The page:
It’s the little things that get me.
I’m standing in the kitchen packing our stuff. We move in two days and I can’t wait. Boxes climb ever higher and still the cupboards seem to be full.
So I have out a large plastic box and I’m packing glasses. It takes all of 8 mins to drive from our old house to the new one. We have run out of bubble wrap but we think we can manage that short drive with glasses loosely packed. I’m improvising using old shopping bags to pad around them.
Beautiful yellow butterfly sunshine streams in past the banana palm through the open window.
We are cleaning the oven so fresh air is more important than cool air. Anyway the temperature has dropped this week, apparently, they say on the news, a river of cold air is sweeping down to us from Canada.
I feel calm. I feel like I have finally dug myself out from under the avalanche of grief that seems to have buried me the last few days.
Anyway I’m standing there old cotton shopping bag in one hand looking at how best to use it to protect the glasses when I notice its the Halesworth Visitor one that my mum gave me.
Suddenly I’m thrust back in time walking down Halesworth thoroughfare with that bag getting heavier and heavier. Bread from Focus, Fruit and Vegetables from Melons, Guardian newspaper from the Spar and maybe some special bargain from the charity shop. I wonder if I will ever do that walk again. Thats the thing with losing people, sometimes you lose the things you did with them too.
I focus myself back on the glasses only to see sitting around the base of a champagne glass the little toad wine glass charm I made for my mum one Christmas when we lived in Wales.
Somehow in the last few years we have slipped into hosting Christmas no specific plan to pass it on from Mum and Dad just the way it turned out each year. This year though for a change we planned to go to back Halesworth for a mum and dad Christmas. But we will never again have a mum hosted Christmas. Shockingly I can’t remember ‘the last one’ because at the time it would have been just ‘lets see who hosts next….’ I was looking forward to it this year. My mum’s mince pies and brandy butter. Christmas decorations everywhere. Candles and the always exquisite real Christmas tree with the hidden pinecone Nissa. Mum’s own take on Roast Turkey which always included frankfurters round the edge because when she was young and the bird was small they would extend the meal with canned frankfurters sent from her family in Canada. The kids and I had talked excitedly about a cold Christmas with maybe snow in Suffolk this year. But that’s a bit of the future that vanished when mum did. Instead my dad will come here to Texas.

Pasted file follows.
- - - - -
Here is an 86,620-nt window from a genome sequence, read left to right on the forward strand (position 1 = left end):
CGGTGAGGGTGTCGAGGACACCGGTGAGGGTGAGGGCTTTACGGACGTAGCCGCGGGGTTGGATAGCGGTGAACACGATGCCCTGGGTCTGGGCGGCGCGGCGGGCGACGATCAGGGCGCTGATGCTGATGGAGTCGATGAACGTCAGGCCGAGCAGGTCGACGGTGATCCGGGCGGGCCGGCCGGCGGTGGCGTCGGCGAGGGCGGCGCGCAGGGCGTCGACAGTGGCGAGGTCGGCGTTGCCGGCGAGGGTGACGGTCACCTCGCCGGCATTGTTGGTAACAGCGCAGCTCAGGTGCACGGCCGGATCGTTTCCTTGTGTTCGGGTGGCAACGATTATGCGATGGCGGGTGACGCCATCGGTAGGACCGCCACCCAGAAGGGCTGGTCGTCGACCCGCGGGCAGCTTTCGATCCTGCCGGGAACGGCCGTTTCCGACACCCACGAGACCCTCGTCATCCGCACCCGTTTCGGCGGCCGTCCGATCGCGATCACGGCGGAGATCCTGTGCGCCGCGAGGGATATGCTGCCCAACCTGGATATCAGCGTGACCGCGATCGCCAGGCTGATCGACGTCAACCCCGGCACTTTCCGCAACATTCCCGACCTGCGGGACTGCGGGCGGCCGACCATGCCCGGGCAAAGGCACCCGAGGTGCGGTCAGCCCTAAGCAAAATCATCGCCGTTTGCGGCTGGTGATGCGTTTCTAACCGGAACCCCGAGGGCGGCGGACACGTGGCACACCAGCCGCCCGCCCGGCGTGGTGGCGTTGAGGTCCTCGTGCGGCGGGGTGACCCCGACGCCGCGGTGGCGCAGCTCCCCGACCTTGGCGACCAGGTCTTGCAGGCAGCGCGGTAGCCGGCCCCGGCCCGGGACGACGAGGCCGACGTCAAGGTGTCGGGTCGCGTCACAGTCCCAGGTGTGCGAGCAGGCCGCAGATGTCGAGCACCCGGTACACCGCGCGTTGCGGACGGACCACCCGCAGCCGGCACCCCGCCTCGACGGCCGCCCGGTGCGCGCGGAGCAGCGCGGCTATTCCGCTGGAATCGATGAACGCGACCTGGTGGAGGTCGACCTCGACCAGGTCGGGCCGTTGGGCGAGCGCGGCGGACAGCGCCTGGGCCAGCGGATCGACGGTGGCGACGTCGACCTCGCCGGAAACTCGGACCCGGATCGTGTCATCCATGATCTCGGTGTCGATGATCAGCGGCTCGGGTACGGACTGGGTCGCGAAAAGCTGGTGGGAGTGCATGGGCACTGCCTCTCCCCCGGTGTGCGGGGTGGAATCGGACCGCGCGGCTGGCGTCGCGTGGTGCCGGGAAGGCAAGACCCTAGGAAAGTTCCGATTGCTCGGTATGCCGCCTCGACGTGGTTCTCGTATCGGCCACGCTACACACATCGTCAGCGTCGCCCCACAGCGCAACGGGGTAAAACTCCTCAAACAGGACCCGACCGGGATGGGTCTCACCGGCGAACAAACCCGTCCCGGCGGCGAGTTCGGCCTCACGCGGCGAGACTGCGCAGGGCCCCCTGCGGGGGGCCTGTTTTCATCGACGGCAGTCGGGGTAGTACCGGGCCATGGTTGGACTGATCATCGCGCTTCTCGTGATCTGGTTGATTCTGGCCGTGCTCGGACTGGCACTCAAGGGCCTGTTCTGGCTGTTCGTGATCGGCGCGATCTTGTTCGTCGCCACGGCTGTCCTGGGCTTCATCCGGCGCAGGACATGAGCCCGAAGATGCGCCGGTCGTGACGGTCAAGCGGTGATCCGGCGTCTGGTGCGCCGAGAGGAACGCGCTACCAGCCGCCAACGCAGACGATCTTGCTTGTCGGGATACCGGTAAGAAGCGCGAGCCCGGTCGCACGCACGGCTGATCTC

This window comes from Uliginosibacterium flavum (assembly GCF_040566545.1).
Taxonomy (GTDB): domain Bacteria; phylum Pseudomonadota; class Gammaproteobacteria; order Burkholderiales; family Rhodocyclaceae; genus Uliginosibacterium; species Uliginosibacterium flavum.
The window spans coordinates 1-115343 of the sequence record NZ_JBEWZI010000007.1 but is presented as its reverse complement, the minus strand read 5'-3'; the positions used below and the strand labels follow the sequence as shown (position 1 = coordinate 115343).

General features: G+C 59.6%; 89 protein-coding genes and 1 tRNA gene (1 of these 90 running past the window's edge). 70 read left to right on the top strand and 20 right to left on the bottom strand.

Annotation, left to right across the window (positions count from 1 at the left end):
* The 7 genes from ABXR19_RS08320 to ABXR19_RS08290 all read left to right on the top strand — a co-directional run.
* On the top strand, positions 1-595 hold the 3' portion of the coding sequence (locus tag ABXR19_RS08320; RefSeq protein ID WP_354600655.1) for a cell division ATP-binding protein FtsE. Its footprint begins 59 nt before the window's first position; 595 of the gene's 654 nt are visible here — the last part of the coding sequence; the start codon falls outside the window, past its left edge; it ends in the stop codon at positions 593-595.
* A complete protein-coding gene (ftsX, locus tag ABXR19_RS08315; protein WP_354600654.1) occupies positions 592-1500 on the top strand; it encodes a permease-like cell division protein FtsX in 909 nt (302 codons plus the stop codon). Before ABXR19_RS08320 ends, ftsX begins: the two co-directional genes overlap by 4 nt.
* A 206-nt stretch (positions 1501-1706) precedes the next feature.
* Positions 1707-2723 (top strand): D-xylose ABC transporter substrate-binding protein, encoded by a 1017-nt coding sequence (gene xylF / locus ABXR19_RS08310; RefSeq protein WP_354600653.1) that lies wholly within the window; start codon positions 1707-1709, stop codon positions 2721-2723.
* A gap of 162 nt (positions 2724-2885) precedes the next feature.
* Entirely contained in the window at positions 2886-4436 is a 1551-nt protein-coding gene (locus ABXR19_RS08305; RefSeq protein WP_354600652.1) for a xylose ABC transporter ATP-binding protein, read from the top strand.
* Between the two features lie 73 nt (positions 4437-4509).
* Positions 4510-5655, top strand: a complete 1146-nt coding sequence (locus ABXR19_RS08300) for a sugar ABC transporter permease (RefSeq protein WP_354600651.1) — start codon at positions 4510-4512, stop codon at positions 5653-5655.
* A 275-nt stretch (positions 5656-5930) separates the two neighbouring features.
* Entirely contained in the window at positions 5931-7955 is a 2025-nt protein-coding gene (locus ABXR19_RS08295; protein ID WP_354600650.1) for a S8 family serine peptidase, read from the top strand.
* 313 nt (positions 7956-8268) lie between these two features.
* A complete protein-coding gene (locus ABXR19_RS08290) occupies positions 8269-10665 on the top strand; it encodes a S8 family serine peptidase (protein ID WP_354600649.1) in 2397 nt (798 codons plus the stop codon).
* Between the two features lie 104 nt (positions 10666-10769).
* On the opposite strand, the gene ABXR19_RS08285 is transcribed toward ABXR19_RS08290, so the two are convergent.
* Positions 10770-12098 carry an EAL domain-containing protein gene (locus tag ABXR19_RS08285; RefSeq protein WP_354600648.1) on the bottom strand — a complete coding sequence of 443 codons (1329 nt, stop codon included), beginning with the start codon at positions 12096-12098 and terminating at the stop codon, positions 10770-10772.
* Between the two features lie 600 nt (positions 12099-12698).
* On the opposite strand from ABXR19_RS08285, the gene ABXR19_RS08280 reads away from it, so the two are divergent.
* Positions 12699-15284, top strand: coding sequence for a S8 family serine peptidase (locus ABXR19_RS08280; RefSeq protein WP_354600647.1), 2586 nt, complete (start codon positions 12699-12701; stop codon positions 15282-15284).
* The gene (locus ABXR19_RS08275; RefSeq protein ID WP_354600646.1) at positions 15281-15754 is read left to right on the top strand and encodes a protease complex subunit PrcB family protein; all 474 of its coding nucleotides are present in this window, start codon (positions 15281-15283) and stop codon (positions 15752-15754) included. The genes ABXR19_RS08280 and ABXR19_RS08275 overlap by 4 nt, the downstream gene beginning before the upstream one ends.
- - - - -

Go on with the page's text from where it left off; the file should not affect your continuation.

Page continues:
The glasses finished I move on to the coffee and tea cupboard. I’m prepared for the special Waitrose white china mugs with teapots that we bought mum and dad to drink tea in. We only drink coffee, lots of coffee. In fact, I think I will stop in a minute and get a cup! But when I come to pack the coffee and tea themselves. I am stopped, hand frozen in front of me, by a packet of Red Bush Tea from the ‘Co-op’ (Mum’s local co-operative supermarket). When mum and Dad came to visit us in Texas I told them to bring tea. You can get it here but not easily and, as I say, we don’t drink it. So mum brought the Red Bush Tea. She’s the only one that drinks it my dad and sister prefer Earl Grey Tea.
She didn’t finish it. When I saw it in the cupboard, after she left, I thought ‘I’ll leave that there till her next visit’. But she will never come and visit Lady Bird Johnson’s Wildflower Garden, or see the waterfalls at Pedernales Falls State Park, or go out on Lake Austin with us in a boat from our boat club. Never do all those things we talked about over FaceTime. I will never keep my promise to go back to the Oasis Restaurant overlooking the Lake Travis to actually sit at a table and get a drink because when I took her and dad on Christmas Eve it was dark and all shut up. ‘Next time you are here’ I said. Next time you come we will do the flowers and the waterfalls. But we won’t.
These are severed threads of our life’s tapestry that connect then, now and tomorrow. I seem to run into them wherever I go. Things that were that won’t be again. Traditions that ended without us realising. Promises and plans that won’t be kept. Her death cut through everything leaving the frayed ends swaying in the breeze .
I can’t believe how much her presence suffuses my life. It seems to be everywhere. Although my mum herself, concrete, laughing and huggable is nowhere to be found.